Argentina forward, Carlos Tevez, has all but let it be known that China is his next career destination after an emotional send-off at Boca Juniors on Sunday. Tevez, who started his professional career at Boca, is set to earn a staggering £615,000 per week at Shanghai Shenhua which is enough to make him the world’s highest-paid footballer, as reported by ESPN FC via Ole and La Nacion.
Tevez’s decision has been met with disbelief across the world, but this is a transfer that could catapult the Chinese Super League to another level. Tevez, after all, is a genuine A-list star in the world of football, despite his age and the fact that he last played in Europe in the 2015 Champions League final.
The cash-rich Chinese Super League has made waves in the recent past with its seemingly endless pockets. It has brought in players of the calibre of Jackson Martinez, Ramires, Hulk, and Alex Teixeira in big-money deals to signal China’s intentions of becoming a global footballing superpower.
Those players aside, Chinese clubs have also roped in World Cup-winning managers like Luiz Felipe Scolari and Marcello Lippi, alongside managers who had success in Europe, like André Villas-Boas, Felix Magath, and Manuel Pellegrini to help improve the league’s profile. Despite all that, it is a move like the one to bring Tevez to the “wild east” that will crank up the Super League’s global reach machinery.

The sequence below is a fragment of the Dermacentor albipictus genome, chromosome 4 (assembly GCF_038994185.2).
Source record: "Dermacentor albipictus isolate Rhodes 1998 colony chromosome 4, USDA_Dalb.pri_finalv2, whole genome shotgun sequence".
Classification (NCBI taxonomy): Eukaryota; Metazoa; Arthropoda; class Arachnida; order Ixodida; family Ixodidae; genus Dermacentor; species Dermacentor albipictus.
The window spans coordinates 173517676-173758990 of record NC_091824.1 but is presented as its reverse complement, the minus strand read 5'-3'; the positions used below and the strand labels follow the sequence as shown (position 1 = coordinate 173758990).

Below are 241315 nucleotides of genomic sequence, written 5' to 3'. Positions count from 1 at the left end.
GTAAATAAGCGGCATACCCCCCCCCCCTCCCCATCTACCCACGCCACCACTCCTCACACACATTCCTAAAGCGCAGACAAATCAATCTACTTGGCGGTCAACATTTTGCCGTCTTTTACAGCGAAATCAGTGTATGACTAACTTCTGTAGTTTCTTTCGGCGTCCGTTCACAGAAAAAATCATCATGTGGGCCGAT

Tevez is one of the most popular players in the world, having played for some of the biggest clubs. He was at his peak in Manchester, where he was part of both Manchester United and Manchester City’s glorious recent history. At Juventus, he sported the hallowed number 10 shirt and was a key cog in Max Allegri’s side that reached the Champions League final in 2015. It would be safe to say that in Tevez, China will have the privilege of having a modern day superstar strutting his stuff in its backyard.
Didier Drogba’s move to Shanghai Shenhua in 2012 had a similar star value, but the Ivorian’s swift return to Europe rendered it a blot on the league. There are parallels of Tevez’s impending move with Drogba’s, but there are also certain differences.
Although past his peak, Tevez is a year younger than what Drogba was when he moved to China. Besides, the Chinese Super League has acquired a new identity in the recent past, something which wasn’t the case in 2012 when Drogba moved. The impact of those jaw-dropping deals to bring on board the likes of Ezequiel Lavezzi and Hulk has created a space for the Chinese game in football’s discussion boards.
What Tevez will bring to the already-proliferated foreign ensemble in the Super League are the added star value and global profile. He could also usher in an era where it would become commonplace for top-level footballers to contemplate a move to China in the early stages of their careers, and not as something of an Indian summer.
Tevez’s dogged determination in the way he plays is equally well-known, as are his exploits in front of the goal. If that doggedness can inspire a new generation of footballers in China, then it won’t be long until we see a new face of Chinese, as well as Asian, football.